Last week I ordered Chinese food from an online delivery site I often use- Grubhub. When the meal ended up taking a little longer than expected, I decided to look through my emails and check for any alerts or updates.
So as of April 6, if Grubhub allows your personal data to be stolen, releases damaging computer viruses through its software, misidentifies ingredients causing you harm, repeatedly overcharges, or is responsible for any other kind of harm, you won’t be able to take them to court. Instead, you will be forced to resolve your dispute in a private, secretive, rigged arbitration system controlled by Grubhub, with no right to appeal. What’s more, even if thousands of customers suffer the same kind of injury as you, you’ll have to bring and pay for your case all alone. You’ll be prohibited from joining with others in a class action.
As the Consumerist put it,
If you have a legal dispute with online food delivery portal GrubHub (or its Seamless subsidiary), you will soon lose the ability to resolve that matter in a court of law. And if there are others out there with the same problem as you, you’ll each have to fight GrubHub on your own because the company has decided to view all of its customers as potential litigants.
What’s not to love?
Yet Grubhub isn’t the only corporation forcing people to give up their legal rights like this. It’s happening all over the place. Buried in the fine print of many contracts are, what consumer advocated have dubbed, “rip-off clauses” that strip individuals (and often times small businesses) of their right to go to court if they are harmed by a company.
These forced arbitration clauses and class action bans are so harmful to consumers, that the Consumer Financial Protection Bureau is working on drafting a rule to address these clauses in consumer financial products, like bank accounts and credit cards. And last Friday, the Department of Education issued a proposal that “would protect from the use of mandatory arbitration provisions in [college and university] enrollment agreements.”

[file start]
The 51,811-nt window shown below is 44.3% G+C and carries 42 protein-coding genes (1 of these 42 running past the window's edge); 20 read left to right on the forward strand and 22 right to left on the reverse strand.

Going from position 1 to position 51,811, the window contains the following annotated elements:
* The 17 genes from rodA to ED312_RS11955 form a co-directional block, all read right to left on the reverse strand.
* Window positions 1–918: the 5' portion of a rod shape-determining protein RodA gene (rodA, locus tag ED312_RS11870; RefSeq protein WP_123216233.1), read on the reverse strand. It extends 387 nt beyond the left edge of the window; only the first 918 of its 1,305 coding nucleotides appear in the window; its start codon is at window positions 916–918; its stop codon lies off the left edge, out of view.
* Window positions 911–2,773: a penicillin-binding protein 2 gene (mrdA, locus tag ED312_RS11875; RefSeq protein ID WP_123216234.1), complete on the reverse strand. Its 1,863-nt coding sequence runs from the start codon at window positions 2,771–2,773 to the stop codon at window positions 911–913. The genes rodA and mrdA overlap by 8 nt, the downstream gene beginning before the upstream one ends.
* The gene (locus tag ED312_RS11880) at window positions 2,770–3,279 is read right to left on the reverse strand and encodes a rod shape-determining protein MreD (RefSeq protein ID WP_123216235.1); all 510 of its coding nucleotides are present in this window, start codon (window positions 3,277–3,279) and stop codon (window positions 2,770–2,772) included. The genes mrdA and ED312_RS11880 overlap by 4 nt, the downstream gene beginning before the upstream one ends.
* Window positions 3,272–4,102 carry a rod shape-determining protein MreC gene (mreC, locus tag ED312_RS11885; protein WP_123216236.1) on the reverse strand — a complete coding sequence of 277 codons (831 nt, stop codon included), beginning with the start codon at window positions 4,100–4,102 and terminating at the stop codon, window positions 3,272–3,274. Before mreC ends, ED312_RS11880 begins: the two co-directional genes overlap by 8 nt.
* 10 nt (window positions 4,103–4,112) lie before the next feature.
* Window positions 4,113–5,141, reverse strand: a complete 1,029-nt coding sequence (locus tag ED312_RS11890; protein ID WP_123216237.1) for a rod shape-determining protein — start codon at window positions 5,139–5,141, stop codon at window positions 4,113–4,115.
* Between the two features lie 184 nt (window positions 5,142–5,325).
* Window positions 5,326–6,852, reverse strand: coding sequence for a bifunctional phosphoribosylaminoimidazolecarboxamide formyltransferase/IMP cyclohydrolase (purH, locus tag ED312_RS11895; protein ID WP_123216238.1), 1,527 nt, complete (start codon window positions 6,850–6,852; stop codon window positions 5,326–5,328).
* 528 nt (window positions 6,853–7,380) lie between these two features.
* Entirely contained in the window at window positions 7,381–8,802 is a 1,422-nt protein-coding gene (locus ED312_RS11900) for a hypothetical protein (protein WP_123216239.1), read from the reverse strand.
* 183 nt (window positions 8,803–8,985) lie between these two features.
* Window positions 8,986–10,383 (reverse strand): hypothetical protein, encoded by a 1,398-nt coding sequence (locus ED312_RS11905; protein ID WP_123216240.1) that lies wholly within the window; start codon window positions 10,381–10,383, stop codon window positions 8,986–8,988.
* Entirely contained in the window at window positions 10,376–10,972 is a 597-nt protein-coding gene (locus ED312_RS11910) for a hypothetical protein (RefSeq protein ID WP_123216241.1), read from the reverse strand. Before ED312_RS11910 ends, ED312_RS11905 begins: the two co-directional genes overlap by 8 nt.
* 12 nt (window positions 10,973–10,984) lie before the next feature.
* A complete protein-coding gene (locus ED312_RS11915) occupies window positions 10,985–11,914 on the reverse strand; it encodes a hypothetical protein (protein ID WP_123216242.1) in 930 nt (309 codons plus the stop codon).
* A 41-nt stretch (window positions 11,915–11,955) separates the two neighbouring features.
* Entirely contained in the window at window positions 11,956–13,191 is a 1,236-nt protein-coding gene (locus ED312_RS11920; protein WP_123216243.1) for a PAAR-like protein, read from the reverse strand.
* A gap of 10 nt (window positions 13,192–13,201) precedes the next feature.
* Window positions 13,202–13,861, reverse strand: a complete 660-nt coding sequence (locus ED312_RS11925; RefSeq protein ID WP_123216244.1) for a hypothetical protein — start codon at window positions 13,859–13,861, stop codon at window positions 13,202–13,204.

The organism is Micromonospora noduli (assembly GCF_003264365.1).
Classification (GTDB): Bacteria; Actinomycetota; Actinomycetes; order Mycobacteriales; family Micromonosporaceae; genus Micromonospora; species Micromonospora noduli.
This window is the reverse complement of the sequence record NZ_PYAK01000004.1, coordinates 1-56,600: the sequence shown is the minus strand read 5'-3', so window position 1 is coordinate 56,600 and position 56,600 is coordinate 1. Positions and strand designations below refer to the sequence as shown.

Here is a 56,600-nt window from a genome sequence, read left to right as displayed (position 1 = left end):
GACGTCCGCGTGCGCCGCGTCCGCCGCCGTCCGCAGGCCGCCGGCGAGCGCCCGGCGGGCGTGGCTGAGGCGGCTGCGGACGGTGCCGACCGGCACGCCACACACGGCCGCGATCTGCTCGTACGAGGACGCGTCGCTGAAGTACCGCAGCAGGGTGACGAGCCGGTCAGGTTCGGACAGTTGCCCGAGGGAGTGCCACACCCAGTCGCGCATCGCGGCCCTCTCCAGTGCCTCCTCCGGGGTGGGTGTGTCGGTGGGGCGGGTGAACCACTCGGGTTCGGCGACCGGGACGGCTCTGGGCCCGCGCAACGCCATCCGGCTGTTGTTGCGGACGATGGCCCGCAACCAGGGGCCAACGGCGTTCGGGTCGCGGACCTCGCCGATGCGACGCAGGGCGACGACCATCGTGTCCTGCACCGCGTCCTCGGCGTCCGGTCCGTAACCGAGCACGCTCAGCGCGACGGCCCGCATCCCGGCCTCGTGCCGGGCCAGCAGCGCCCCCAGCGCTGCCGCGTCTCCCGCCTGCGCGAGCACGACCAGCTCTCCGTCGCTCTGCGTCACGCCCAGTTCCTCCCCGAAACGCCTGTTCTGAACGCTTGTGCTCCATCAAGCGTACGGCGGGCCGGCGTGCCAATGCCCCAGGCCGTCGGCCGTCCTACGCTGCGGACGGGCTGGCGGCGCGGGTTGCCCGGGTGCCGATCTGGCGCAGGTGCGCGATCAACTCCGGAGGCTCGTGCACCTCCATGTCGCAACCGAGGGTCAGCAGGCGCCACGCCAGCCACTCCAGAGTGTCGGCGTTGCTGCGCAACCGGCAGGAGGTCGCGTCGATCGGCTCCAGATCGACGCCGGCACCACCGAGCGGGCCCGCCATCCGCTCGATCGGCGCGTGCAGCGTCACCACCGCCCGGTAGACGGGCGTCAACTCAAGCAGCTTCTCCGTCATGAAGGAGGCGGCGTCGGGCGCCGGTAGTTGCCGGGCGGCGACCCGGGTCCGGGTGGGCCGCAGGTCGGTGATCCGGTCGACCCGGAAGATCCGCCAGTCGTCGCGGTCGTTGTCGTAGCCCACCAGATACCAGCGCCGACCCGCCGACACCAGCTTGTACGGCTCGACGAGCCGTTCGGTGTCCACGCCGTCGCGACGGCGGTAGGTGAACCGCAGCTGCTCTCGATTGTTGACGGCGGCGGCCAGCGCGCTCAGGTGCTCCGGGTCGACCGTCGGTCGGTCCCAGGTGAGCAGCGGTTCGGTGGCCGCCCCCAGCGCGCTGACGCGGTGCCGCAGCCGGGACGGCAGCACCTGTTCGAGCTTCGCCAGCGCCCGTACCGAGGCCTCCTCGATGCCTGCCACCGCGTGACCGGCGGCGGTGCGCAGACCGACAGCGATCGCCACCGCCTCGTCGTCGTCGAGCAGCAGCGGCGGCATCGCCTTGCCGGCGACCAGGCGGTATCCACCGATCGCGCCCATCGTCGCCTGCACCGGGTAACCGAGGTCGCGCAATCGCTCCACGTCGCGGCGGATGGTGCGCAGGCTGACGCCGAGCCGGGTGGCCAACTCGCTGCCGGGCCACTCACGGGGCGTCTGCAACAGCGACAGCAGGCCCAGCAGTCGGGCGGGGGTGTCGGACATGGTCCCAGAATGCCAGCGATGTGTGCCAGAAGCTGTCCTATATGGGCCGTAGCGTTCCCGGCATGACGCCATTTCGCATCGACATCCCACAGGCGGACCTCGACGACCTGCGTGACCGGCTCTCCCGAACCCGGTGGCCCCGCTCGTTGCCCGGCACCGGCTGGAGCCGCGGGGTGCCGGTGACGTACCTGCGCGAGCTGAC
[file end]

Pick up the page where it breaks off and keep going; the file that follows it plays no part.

But while these new rules will be a step toward creating a fairer system for students and financial product consumers, there are still many areas – like food delivery- where companies continue taking away the right to jury trial, which the framers of the U.S. Constitution thought they were preserving with the 7th Amendment.
And you may ask yourself, “What can be done other than not using these goods and services completely?”
Being informed about what is in your contract is a good starting point. But the law allowing these clauses to exist must be changed. So please contact your U.S. Senator or Representative and tell them to support legislation that works to end unfair forced arbitration, like the “Arbitration Fairness Act of 2015” or the “Restoring Statutory Rights and Interests of the States Act of 2016.”
Whatever the solution, diners should know that, like the extra soy sauce they requested, their 7th Amendment right to jury trial many not be included with their meal.